TABLE 1 __________________________________________________________________________ Chemical composition of tested steel alloys. Balance iron and impurities Steel No. Heat No. C % Si % Mn % S % P % Cr % Ni % Mo % Al %* N %* O ppm* __________________________________________________________________________ 1 Q 8895 0.045 0.20 2.58 0.006 0.003 3.01 2.17 0.30 2 Q 8896 0.052 0.23 2.66 0.006 0.003 3.00 3.15 0.31 3 Q 8897 0.057 0.18 1.80 0.006 0.003 3.10 2.14 0.31 4 Q 88980.052 0.19 1.82 0.006 0.003 3.15 3.15 0.30 5 Q 8899 0.074 0.27 1.91 0.006 0.003 3.03 3.20 0.31 6 Q 8900 0.033 0.22 1.85 0.006 0.003 3.07 3.18 0.30 7 Q 8908 0.051 0.22 1.82 0.005 0.019 2.90 2.12 0.33 8 Q 8909 0.049 0.17 1.83 0.006 0.011 3.02 2.12 0.34 0.015 0.015 95 9 Q 8910 0.050 0.14 1.80 0.006 0.011 3.03 0.02 0.34 0.015 0.015 115 10 Q 8911 0.053 0.11 2.48 0.006 0.011 2.87 0.03 0.32 0.015 0.015 91 11 Q 8921 0.094 0.21 1.85 0.010 0.012 2.81 2.00 0.29 12 Q 8927 0.090 0.27 1.93 0.0050.011 3.23 2.12 0.33 13 Q 8935 0.085 0.20 1.94 0.016 0.006 3.23 2.04 0.33 __________________________________________________________________________ *Al, N and O were analyzed for steel Nos. 8, 9 och 10
The test materials were examined with reference to hardness, high temper strength, tempering resistance, wear resistance, and impact strength in longitudinal direction according to the Charpy V method. Steel Nos. 11, 12, and 13 satisfied thepre-set requirement as far as the achievement of a hardness in the range 350-380 HB is concerned, without any other heat treatment than cooling to room temperature. The impact strength of all the samples were good.
The results are shown in the diagrams in FIG. 1 and FIG. 2. FIG. 1 shows the hardness of samples taken from rods 60.times.40 mm cooled in vermiculite. The left hand columns for each steel relate to rods which have not been heat treated, thenext columns relate to rods which have been reheated 10 min at 850.degree. C. and then cooled in air, and the right hand columns relate to rods which have been reheated at 850.degree. C. and then caused to cool in a furnace to 200.degree. C. during aperiod of time of 16 h. FIG. 3 shows the impact strength of samples which have been subjected to the same heat treatment which was referred to in connection with testing with Charpy V length sample. The four steels, for which the results have beenreported, were chosen as representatives for steels having varying nickel manganese and phosphorus contents. The reported results are mean values of triple tests.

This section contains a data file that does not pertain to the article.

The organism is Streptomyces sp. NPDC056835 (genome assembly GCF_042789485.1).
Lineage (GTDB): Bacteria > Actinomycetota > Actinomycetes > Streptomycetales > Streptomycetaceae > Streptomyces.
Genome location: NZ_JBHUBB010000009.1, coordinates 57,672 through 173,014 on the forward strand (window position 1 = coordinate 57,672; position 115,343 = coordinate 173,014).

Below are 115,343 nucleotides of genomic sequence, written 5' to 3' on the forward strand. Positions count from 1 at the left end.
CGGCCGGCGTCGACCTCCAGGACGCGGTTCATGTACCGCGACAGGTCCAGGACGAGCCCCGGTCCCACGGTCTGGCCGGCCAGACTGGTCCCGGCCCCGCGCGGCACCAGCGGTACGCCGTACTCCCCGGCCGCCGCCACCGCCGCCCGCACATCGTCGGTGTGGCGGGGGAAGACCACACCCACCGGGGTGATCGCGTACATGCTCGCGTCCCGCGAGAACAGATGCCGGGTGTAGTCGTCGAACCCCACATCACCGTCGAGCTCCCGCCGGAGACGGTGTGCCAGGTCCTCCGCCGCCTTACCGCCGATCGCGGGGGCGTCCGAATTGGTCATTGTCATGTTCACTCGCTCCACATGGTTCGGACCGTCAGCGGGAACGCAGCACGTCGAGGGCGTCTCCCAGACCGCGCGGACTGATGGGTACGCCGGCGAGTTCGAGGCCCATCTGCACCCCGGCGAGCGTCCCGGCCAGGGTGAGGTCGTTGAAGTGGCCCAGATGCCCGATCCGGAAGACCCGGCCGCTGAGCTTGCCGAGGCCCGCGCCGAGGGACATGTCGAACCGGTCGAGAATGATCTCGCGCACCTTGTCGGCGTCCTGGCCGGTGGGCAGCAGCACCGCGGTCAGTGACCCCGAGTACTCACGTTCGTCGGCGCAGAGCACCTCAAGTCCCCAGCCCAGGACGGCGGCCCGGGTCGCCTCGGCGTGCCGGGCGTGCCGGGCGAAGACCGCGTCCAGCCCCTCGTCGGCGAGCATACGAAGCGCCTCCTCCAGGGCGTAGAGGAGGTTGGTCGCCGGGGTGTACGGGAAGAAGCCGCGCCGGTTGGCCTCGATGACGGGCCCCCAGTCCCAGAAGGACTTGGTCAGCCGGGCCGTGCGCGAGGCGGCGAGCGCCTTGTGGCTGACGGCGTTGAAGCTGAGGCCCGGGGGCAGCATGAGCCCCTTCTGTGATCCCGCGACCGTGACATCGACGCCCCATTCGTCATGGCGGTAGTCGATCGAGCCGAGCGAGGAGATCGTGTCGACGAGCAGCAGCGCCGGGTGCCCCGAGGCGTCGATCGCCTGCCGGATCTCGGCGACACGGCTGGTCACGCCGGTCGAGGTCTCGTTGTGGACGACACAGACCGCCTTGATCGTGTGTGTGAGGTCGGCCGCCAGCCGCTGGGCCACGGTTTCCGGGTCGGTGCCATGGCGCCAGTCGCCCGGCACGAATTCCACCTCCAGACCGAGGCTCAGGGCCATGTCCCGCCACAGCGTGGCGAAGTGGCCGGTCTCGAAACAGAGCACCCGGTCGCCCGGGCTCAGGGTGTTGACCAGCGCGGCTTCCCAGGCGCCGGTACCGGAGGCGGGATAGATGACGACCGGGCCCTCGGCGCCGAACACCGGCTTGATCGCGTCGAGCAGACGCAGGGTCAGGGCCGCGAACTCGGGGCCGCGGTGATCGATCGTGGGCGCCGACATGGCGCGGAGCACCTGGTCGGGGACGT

Then a full size heat, 70 tons, was made of a steel having a composition according to the invention. The heat analyze, i.e. the composition of the molten steel prior to casting was the following (in weight-%), balance iron and other impuritiesand accessory elements:
__________________________________________________________________________ C Si Mn P S Cr Ni Mo Ti Nb Zr V Al N Fe __________________________________________________________________________ .087 .39 1.77 .005 .007 3.22 1.98 .28 .002 .002 .002 .03 .025 .007 rest __________________________________________________________________________